Prejudiced private sector holds no brief for black counsel

Aggrieved: Ishmael Semenya says Richard Spoor’s explanation for using mainly white counsel in a major case is insulting. (David Harrison)

Aggrieved: Ishmael Semenya says Richard Spoor’s explanation for using mainly white counsel in a major case is insulting. (David Harrison)

Richard Spoor, the lead attorney representing victims of silicosis who worked for the mining industry (and who are likely exclusively black), responded to a concern that the legal teams representing these miners are overwhelmingly white, thus:

  • he uses counsel who are willing to work for a reduced fee;
  • who have an avowed and sincere commitment to public-interest law;
  • who are committed to the cause;
  • who are exceptional counsel; and
  • who are junior advocates who have graduated summa cum laude.

The seniors on this case all rank among the top 20 advocates in the country. As an attorney, Spoor says his interest is winning the case and there is no latitude to accommodate unsuitable people; that colour doesn’t qualify you if you do not meet the other requirements. He purrs that the work does not leave room for charity or experiments.

It is important to locate the often misplaced public debate on this issue. The call for equality and human dignity has nothing to do with race or gender. It has everything to do with the abuse by one group of their dominant position, often arising out of the systemic subjugation of the other.

The substance of the complaint is the abuse of often ill-gotten power. The fact that those who are dominant and who are guilty of abuse are white or male is a consequence; the fact that the victims of this abuse are black or female is an irrelevance.

It would be no less of a travesty were black men abusing a dominant position of power over victims who are white and female. A call for equality and respect for human dignity seeks to correct the historical inequities – mischaracterised as battles of race or gender.

To imply that black counsel and attorneys are not willing to do the work at a reduced fee, have no sincere commitment to public interest law, are not committed to the cause, have not graduated summa cum laude and are not among the top 20 silks in the country is frankly puerile and a function of vulgar amnesia.

If the above were true, it would be the result of centuries of systemic oppressive, exclusionary practices of the past (ostensibly still present), not because you are male and white.

The battle for gender equality and human dignity has nothing to do with testosterone versus oestrogen and everything to do with the patriarchal structure of society. That is the debate.

Insulting as Spoor’s “explanation” is to me and those like me, I take heart from the message of Deputy Chief Justice Dikgang Moseneke in the recent Godfrey Mokgonane Pitje Inaugural Memorial Lecture on transformation: “Another lesson from the Pitje legacy is how we should approach issues of transformation. Pitje practised at a time when there was no democratic and empathetic government to look up to. There was no burgeoning business and middle class who could possibly brief him and other black lawyers. Even if he had screamed about unfair briefing patterns, no one would have listened.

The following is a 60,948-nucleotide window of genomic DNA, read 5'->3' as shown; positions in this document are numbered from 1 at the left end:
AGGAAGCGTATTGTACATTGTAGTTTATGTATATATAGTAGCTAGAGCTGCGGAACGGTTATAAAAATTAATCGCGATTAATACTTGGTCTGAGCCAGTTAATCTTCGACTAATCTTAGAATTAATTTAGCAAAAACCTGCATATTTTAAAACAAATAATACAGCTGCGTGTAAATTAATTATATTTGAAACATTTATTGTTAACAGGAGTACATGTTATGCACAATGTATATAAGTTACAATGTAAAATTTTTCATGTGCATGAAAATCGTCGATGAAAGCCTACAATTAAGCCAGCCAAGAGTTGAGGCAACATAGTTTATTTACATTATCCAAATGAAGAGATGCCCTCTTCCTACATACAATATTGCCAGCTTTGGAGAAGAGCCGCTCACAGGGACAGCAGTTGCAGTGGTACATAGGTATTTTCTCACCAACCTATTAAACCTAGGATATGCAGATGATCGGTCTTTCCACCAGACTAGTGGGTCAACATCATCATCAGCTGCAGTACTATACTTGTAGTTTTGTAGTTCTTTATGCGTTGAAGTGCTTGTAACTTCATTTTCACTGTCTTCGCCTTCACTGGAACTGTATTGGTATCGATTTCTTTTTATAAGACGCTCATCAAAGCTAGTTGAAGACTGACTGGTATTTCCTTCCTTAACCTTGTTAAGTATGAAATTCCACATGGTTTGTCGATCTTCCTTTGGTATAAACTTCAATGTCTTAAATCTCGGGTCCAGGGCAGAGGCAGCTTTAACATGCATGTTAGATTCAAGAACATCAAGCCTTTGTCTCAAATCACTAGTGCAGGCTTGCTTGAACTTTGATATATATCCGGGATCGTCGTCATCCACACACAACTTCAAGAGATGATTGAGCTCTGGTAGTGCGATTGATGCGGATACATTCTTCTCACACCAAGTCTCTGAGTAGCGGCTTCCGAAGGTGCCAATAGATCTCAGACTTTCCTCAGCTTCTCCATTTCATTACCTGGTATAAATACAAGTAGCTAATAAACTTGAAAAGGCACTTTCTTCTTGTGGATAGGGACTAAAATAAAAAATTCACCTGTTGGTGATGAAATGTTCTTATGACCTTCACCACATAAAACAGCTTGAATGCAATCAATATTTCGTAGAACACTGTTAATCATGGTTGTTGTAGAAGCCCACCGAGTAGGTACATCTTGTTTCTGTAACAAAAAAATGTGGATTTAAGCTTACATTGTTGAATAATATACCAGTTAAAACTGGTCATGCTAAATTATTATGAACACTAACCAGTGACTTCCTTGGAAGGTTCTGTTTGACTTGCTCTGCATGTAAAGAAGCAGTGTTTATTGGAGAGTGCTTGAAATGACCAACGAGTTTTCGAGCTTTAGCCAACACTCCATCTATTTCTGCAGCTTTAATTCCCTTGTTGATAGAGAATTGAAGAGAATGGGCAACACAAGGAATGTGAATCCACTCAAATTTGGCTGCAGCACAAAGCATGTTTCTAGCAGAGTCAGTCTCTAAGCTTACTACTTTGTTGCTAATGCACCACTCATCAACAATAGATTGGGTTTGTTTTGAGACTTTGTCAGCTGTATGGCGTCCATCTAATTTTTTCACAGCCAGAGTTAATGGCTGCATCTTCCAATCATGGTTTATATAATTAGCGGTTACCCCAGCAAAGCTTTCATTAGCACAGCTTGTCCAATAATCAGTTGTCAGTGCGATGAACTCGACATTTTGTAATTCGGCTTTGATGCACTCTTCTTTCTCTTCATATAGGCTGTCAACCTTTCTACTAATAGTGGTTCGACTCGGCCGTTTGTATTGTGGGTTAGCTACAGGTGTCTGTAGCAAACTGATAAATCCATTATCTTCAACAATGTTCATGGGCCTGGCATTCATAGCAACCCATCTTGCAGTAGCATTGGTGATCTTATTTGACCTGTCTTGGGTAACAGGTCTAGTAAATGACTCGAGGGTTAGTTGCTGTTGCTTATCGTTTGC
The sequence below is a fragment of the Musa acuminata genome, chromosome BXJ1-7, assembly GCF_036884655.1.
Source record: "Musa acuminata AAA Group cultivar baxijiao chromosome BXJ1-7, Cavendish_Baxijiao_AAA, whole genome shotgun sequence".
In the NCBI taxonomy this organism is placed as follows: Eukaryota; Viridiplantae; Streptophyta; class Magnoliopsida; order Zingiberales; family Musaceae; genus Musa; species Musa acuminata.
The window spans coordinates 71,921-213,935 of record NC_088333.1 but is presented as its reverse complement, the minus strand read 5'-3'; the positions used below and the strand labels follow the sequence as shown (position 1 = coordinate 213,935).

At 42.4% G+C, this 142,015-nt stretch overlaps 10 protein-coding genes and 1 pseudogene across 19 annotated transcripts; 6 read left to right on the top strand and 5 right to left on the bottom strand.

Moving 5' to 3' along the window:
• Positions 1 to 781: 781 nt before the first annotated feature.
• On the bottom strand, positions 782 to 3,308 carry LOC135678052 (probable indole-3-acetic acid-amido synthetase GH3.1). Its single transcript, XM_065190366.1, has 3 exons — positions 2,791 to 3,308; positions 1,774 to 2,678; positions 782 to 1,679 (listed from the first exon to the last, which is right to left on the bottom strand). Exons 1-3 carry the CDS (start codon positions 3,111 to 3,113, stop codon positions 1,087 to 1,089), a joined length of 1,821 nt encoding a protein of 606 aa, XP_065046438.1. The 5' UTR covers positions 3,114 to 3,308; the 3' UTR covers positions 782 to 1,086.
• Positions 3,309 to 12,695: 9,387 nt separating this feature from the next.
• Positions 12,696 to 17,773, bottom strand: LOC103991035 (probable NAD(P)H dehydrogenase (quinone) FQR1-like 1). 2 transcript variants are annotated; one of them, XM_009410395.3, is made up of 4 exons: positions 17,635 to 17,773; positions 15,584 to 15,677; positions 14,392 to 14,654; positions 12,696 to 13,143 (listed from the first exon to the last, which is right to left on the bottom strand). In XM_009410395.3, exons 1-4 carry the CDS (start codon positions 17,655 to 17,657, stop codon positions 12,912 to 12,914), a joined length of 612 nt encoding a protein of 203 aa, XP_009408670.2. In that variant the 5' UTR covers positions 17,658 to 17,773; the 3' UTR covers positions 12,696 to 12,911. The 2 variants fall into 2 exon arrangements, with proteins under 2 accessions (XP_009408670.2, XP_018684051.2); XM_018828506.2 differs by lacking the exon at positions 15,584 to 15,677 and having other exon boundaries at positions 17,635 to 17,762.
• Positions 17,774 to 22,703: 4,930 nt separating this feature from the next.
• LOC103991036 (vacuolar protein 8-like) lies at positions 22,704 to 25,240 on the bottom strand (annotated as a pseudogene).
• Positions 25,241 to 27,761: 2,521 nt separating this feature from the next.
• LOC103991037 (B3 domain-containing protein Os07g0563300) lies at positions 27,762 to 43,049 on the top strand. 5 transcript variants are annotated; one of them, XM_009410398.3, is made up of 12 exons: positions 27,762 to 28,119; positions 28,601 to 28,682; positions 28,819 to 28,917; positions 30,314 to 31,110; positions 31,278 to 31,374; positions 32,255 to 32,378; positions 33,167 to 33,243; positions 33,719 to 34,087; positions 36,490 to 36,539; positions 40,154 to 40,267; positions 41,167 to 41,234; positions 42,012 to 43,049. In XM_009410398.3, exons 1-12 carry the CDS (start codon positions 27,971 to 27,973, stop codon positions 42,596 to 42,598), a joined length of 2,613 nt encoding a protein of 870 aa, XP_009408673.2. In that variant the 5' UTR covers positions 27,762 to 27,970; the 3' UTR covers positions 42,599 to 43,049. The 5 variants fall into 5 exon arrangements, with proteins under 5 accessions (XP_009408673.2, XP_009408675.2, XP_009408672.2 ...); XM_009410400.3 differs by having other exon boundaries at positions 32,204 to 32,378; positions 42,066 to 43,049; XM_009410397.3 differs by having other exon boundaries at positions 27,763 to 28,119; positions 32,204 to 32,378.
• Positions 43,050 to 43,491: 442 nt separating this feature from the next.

“Thanks to that, he had no wild expectations that the government of that day might brief him. It would not and did not. He knew that his earnings were likely to be depressed because he served … poor people living on the edges of society.”

The kind and quality of professional tasks practising lawyers and related professionals attract is a function of the socioeconomic structure of a country. The power relations in an economy dictate choices about who provides legal support services.

The dominant business class calls the shots on the distribution of legal services to the profession and the acquisition of the required skills, dishing out patronage as it wishes. Briefing patterns of commercial or corporate work will always reflect the class, gender and race of the dominant decision-makers.

So briefing patterns are not a function of compassion and good–heartedness – or a wish list. No amount of pleading will help. They are informed by both the financial interests and the prejudices of the moneyed class. Often this boils down to their using the legal services of those with whom they share their race, class and gender.

It is a waste of time to call for a transformation of the profession and for equitable distribution of work without changing the economic power relations in the private sector. Nobody will argue against the need for transformation – not even those who do not support it.

But it will simply not happen at the behest of the private sector. Again, as when the Black Lawyers Association was formed, and as Steve Bantu Biko observed, we are on our own.

Spoor’s reference to having briefed Ismael (sic) Mohamed, Dikgang Moseneke, Phil (sic) Coppin, Sean Naidoo and Thembeka Ngcukaitobi reminds me of the tired retort of those accused of racism, who say: “Some of my best friends are black.”

Thank you, Mr Spoor, for reminding us that it is a waste of time to call on you for the transformation of the profession. In fact, 21 years into our democracy, we are on our own.

  Advocate Ishmael Semenya is the chairperson of the General Council of the Bar



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